fake vs juke what difference

what is difference between fake and juke

English

Pronunciation

  • IPA(key): /feɪk/, enPR: fāk
  • Rhymes: -eɪk

Etymology 1

The origin is not known with certainty, although first attested in 1775 C.E. in British criminals’ slang. It is probably from feak, feague (to give a better appearance through artificial means); akin to Dutch veeg (a slap), vegen (to sweep, wipe); German fegen (to sweep, to polish). Compare Old English fācn, fācen (deceit, fraud). Perhaps related to Old Norse fjúka (fade, vanquish, disappear), feikn (strange, scary, unnatural).

Adjective

fake (comparative faker or more fake, superlative fakest or most fake)

  1. Not real; false, fraudulent
    Synonyms: see Thesaurus:fake
    Antonyms: authentic, genuine
  2. (of people) Insincere
Derived terms
  • fakely
  • fakeness
Translations

Noun

fake (plural fakes)

  1. Something which is not genuine, or is presented fraudulently.
    I suspect this passport is a fake.
  2. (sports) A move meant to deceive an opposing player, used for gaining advantage for example when dribbling an opponent.
  3. (archaic) A trick; a swindle
Synonyms
  • (soccer move): feint
  • (ice hockey move): deke
Translations

Verb

fake (third-person singular simple present fakes, present participle faking, simple past and past participle faked)

  1. (transitive) To make a counterfeit, to counterfeit, to forge, to falsify.
  2. (transitive) To make a false display of, to affect, to feign, to simulate.
  3. (archaic) To cheat; to swindle; to steal; to rob.
  4. (archaic) To modify fraudulently, so as to make an object appear better or other than it really is
  5. (music, transitive, intransitive) To improvise, in jazz.
    • 1994, ITA Journal (volume 22, page 20)
      Occasionally the opportunity arises to stand up and “fake” a jazz standard.
    • Denning, cited in 2020, Matt Brennan, Kick It: A Social History of the Drum Kit (page 110)
      In the face of this print music culture, ‘faking’ was the ability—at once respected and disrespected—to improvise a song (or a part in an arrangement) without reading the notation.
Synonyms
  • (modify fraudulently): adulterate
  • (make a false display): pass off, pose
Derived terms
Translations

Etymology 2

From Middle English faken (to coil a rope).

Noun

fake (plural fakes)

  1. (nautical) One of the circles or windings of a cable or hawser, as it lies in a coil; a single turn or coil.
Translations

Verb

fake (third-person singular simple present fakes, present participle faking, simple past and past participle faked)

  1. (nautical) To coil (a rope, line, or hawser), by winding alternately in opposite directions, in layers usually of zigzag or figure of eight form, to prevent twisting when running out.
Translations

Further reading

  • fake on Wikipedia.Wikipedia
  • fake at OneLook Dictionary Search
  • fake in The Century Dictionary, New York, N.Y.: The Century Co., 1911.

References

Anagrams

  • feak

Afar

Pronunciation

  • IPA(key): /fʌˈke/
  • Hyphenation: fa‧ke

Verb

faké

  1. (transitive) open

Conjugation

References

  • Mohamed Hassan Kamil (2015) L’afar: description grammaticale d’une langue couchitique (Djibouti, Erythrée et Ethiopie)[1], Paris: Université Sorbonne Paris Cité (doctoral thesis), page 275

Kristang

Noun

fake

  1. knife

Portuguese

Etymology

Borrowed from English fake.

Pronunciation

  • (Brazil) IPA(key): /ˈfejk(i)/

Noun

fake m (plural fakes)

  1. (Internet slang) a fake account in a social network or other online community; a sock puppet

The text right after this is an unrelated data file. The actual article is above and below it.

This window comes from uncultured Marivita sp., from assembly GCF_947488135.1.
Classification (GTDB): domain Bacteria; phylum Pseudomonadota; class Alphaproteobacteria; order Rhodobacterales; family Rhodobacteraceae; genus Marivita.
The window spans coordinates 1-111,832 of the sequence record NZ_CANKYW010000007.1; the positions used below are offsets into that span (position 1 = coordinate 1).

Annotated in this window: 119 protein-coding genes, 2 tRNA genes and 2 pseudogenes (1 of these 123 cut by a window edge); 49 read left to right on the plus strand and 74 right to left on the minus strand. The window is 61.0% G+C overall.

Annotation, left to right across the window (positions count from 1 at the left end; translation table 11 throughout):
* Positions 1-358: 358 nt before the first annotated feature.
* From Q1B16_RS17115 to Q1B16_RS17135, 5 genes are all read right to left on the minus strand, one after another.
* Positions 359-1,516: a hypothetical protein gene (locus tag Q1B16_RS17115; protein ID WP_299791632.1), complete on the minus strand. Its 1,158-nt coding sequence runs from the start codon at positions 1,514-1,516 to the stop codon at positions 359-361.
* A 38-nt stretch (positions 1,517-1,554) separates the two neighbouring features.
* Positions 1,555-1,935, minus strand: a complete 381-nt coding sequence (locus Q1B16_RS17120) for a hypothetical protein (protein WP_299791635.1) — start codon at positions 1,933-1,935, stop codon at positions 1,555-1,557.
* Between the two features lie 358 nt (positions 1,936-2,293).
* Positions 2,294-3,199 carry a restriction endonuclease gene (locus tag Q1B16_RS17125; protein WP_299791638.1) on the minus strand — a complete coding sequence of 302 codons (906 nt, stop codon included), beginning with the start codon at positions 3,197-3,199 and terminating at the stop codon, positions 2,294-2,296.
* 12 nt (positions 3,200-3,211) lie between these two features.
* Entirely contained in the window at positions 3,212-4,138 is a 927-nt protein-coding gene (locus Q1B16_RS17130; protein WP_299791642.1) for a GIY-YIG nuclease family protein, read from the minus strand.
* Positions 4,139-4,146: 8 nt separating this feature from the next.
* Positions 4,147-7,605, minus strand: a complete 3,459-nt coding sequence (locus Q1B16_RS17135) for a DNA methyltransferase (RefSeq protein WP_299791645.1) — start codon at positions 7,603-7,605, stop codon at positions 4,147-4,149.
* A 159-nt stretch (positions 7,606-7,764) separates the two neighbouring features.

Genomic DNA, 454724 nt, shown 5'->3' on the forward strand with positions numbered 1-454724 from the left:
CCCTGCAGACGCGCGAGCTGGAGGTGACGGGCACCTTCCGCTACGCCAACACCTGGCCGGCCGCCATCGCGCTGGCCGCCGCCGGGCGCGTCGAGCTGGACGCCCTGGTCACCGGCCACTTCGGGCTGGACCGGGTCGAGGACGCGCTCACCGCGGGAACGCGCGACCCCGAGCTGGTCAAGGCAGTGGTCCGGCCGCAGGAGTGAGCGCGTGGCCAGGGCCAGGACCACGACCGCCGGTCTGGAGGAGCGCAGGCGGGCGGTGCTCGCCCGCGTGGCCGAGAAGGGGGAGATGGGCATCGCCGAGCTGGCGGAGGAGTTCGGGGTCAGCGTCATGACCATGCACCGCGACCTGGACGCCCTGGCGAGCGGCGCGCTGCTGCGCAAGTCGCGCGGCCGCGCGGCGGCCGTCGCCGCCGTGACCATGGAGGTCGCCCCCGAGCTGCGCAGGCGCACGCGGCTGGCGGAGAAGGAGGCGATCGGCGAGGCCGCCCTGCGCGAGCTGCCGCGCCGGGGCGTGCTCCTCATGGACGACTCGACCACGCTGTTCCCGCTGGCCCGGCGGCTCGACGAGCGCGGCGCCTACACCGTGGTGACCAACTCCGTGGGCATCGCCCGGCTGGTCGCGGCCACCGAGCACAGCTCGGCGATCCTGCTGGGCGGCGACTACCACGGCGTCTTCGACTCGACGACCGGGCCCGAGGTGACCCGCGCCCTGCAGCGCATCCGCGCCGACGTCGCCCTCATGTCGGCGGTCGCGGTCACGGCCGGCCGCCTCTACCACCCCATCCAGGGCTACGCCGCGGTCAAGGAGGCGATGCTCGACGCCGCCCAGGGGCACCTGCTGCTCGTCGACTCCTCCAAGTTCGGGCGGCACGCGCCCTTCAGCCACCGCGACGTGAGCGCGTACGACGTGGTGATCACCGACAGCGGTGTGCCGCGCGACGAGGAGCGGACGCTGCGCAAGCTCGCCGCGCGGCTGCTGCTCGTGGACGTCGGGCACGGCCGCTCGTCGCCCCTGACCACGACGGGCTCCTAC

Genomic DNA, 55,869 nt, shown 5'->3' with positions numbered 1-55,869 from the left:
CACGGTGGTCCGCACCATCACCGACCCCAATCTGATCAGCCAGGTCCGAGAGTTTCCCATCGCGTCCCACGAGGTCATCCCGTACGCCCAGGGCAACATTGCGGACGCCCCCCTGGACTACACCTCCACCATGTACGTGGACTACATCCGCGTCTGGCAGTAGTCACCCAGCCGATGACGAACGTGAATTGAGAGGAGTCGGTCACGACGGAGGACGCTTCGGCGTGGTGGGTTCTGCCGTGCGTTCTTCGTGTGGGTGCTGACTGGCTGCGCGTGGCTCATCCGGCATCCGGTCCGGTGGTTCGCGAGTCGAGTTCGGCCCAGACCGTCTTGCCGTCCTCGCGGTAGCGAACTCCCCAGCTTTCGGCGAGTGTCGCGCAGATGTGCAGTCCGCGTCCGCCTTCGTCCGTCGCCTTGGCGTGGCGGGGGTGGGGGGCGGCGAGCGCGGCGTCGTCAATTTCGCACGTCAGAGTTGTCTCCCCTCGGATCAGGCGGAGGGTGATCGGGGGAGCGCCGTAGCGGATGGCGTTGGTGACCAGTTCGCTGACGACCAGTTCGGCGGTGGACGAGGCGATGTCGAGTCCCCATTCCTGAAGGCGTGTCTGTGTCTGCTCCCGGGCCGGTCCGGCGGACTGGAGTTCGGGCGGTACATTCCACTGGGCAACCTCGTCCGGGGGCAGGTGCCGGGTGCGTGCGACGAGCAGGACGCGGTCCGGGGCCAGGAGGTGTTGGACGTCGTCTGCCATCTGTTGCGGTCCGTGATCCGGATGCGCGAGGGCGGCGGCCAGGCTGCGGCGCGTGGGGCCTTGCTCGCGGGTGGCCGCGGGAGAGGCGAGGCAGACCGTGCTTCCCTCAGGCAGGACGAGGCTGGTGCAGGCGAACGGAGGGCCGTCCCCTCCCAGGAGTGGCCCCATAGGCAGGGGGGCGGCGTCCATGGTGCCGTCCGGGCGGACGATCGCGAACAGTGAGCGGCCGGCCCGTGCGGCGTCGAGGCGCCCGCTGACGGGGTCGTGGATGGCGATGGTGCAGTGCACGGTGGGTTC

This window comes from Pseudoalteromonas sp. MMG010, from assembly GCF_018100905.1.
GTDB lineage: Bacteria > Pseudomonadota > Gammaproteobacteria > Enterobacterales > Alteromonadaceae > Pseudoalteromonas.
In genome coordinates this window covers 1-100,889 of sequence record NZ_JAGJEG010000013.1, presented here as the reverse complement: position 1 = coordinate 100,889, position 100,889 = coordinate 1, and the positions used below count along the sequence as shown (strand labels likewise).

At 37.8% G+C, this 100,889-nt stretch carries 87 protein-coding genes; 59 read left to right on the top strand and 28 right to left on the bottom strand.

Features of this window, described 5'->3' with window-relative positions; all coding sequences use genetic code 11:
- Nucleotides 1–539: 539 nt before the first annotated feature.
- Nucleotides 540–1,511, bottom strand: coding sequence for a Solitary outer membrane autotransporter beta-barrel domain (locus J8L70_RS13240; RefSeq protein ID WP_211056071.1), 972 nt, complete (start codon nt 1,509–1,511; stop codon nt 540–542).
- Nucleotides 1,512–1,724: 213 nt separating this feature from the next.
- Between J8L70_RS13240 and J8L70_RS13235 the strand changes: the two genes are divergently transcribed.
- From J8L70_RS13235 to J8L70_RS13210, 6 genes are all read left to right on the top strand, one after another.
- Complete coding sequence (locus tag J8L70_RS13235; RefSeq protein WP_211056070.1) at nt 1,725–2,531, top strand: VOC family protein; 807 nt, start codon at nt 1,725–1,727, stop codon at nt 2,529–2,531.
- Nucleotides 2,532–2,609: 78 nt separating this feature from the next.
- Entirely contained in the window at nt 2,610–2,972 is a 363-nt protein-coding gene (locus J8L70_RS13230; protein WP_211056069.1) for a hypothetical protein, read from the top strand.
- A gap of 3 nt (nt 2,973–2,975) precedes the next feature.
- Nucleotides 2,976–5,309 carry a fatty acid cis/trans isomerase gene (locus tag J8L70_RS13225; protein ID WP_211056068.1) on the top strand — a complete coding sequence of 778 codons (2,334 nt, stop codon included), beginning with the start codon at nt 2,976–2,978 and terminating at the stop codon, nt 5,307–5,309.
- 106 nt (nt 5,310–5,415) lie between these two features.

Adjective

fake (invariable, comparable)

  1. (Internet slang, of an image or video shared on the web) fake, manipulated, not genuine
    Synonym: falso
    Antonyms: genuíno, real, autêntico


English

Pronunciation

  • IPA(key): /d͡ʒuːk/
  • Rhymes: -uːk
  • Homophones: jook (some senses), duke (with yod coalescence)

Etymology 1

From Gullah juke, jook, joog (wicked, disorderly) (compare Wolof and Bambara dzug (unsavory)).

Noun

juke (plural jukes)

  1. (Southern US) A roadside cafe or bar, especially one with dancing and sometimes prostitution.
  2. Short for jukebox.
    • 2011, Nelson Algren, Never Come Morning
      The juke played five times for a quarter and she never wearied of tapping. Nor did she tire of the same record five times in a row; she was too indolent to select more than one number.
Synonyms
  • barrelhouse
  • juke house
  • juke joint
Translations
Derived terms
  • jukebox
  • juke joint

Verb

juke (third-person singular simple present jukes, present participle juking, simple past and past participle juked)

  1. to play dance music, or to dance, in a juke

Etymology 2

From Jamaican Creole jook.

Verb

juke (third-person singular simple present jukes, present participle juking, simple past and past participle juked)

  1. (slang) to hit
  2. (prison slang) to stab
    • 2007, Teenager filmed by friend as he stabbed 16-year-old student to death (in Mail Online, 9 February 2007) [1]
      On the internet that night Asghar told a friend: “I’ll bang him and then f*** it man, might as well juke [stab] him up tomorrow.”
    Synonyms: see Thesaurus:stab
Alternative forms
  • (to stab): jook (/dʒʊk/)

Etymology 3

From Middle English jowken (bend)

Verb

juke (third-person singular simple present jukes, present participle juking, simple past and past participle juked)

  1. (intransitive) To deceive or outmaneuver someone using a feint, especially in American football or soccer
    Synonym: dummy
  2. (transitive) To deceive or outmaneuver, using a feint.
  3. (intransitive) To bend the neck; to bow or duck the head.
  4. (transitive) To manipulate deceptively.

Noun

juke (plural jukes)

  1. (sports) A feint.
    Synonym: dummy
  2. The neck of a bird.

References


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